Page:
He went to Mason High School, where he was one of only a few African-American students. He excelled academically and was popular among his peers, who elected him class president.
Malcolm Little’s childhood was transformed in 1939 when his English teacher asked him what he wanted to be when he grew up, and he replied that he wanted to be a lawyer. “One of life’s first needs is for us to be realistic… you need to think of something you can be… why don’t you plan on carpentry?” said his teacher.
Malcolm X dropped out of school the following year, at the age of 15, after being told categorically that there was no point in a Black child pursuing an education.
Malcolm X moved to Boston after dropping out of school to live with his older half-sister, Ella, about whom he later recalled, “She was the first truly proud Black woman I had ever seen. She was clearly proud of her dark skin. This was unheard of among black people back then.”
Malcolm got a job shining shoes at the Roseland Ballroom thanks to Ella. However, once out on the streets of Boston on his own, Malcolm X became acquainted with the city’s criminal underworld and soon began selling drugs.
He got another job as a kitchen helper on the Yankee Clipper train that ran between New York and Boston, and he descended even deeper into a life of drugs and crime. He frequented nightclubs and dance halls in flamboyant pinstriped zoot suits and turned more fully to crime to finance his lavish lifestyle.
Time in Jail
Malcolm X was arrested for larceny in 1946 and sentenced to ten years in prison. He read constantly to pass the time during his incarceration, devouring books from the prison library in an attempt to make up for the years of education he had missed by dropping out of high school.
Several siblings who had joined the Nation of Islam, a small sect of Black Muslims who embraced the ideology of Black nationalism — the idea that in order to secure freedom, justice, and equality, Black Americans needed to establish their own state entirely separate from white Americans — visited Malcolm in prison as well.
Before his release from prison in 1952, he changed his name to Malcolm X and joined the Nation of Islam.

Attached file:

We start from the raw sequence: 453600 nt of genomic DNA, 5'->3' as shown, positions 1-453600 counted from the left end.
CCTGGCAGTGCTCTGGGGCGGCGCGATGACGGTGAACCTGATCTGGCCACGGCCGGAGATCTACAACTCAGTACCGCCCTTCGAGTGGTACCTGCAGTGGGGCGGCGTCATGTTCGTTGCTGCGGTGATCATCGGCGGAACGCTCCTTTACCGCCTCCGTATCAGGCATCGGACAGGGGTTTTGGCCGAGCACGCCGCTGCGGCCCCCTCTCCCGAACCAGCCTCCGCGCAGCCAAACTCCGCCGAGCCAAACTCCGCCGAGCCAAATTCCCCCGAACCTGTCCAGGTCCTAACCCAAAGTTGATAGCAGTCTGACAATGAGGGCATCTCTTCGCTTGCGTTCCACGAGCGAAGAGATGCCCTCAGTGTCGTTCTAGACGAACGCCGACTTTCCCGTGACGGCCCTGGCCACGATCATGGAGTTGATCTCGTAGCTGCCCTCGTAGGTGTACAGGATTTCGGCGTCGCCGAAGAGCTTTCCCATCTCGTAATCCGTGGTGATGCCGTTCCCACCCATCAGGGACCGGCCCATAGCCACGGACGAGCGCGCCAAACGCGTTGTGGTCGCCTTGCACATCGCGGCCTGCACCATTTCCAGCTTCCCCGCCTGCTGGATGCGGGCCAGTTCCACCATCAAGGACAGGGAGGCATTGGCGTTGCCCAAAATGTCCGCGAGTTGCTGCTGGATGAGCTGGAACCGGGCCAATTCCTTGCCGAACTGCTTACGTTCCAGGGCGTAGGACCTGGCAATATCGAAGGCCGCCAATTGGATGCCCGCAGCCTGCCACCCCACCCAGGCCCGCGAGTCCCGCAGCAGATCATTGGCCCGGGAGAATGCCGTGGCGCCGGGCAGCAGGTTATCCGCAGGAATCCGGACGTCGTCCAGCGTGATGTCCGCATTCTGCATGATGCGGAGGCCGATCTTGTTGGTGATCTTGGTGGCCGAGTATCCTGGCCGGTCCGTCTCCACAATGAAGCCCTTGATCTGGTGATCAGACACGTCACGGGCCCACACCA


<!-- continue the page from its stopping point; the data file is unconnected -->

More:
Nation of Islam
As a free man, Malcolm X traveled to Detroit, Michigan, where he worked with Nation of Islam leader Elijah Muhammad to increase the movement’s following among black Americans nationwide.
Malcolm X became pastor of Temple No. 7 in Harlem and Temple No. 11 in Boston, and also founded new temples in Hartford and Philadelphia. In 1960, he founded a national newspaper, Muhammad Speaks, to further spread the message of the Nation of Islam.
An articulate, passionate, and inspirational speaker, Malcolm X called on blacks to free themselves from the shackles of racism “by any means necessary,” including violence. “There’s no such thing as peaceful revolution. There’s no such thing as a nose-to-the-grindstone revolution,” he said. “There’s no such thing as a nonviolent revolution.
His militant proposals – a violent revolution to establish an independent black nation – earned Malcolm X a large number of supporters, but also many harsh critics. Thanks largely to Malcolm X’s efforts, the Nation of Islam grew from just 400 members upon his release from prison in 1952 to 40,000 members in 1960.
Malcolm X and Martin Luther King Jr.
By the early 1960s, Malcolm X had emerged as a leading voice of the civil rights movement’s radicalized wing, offering a dramatic alternative to Martin Luther King Jr.’s vision of a racially integrated society achieved peacefully.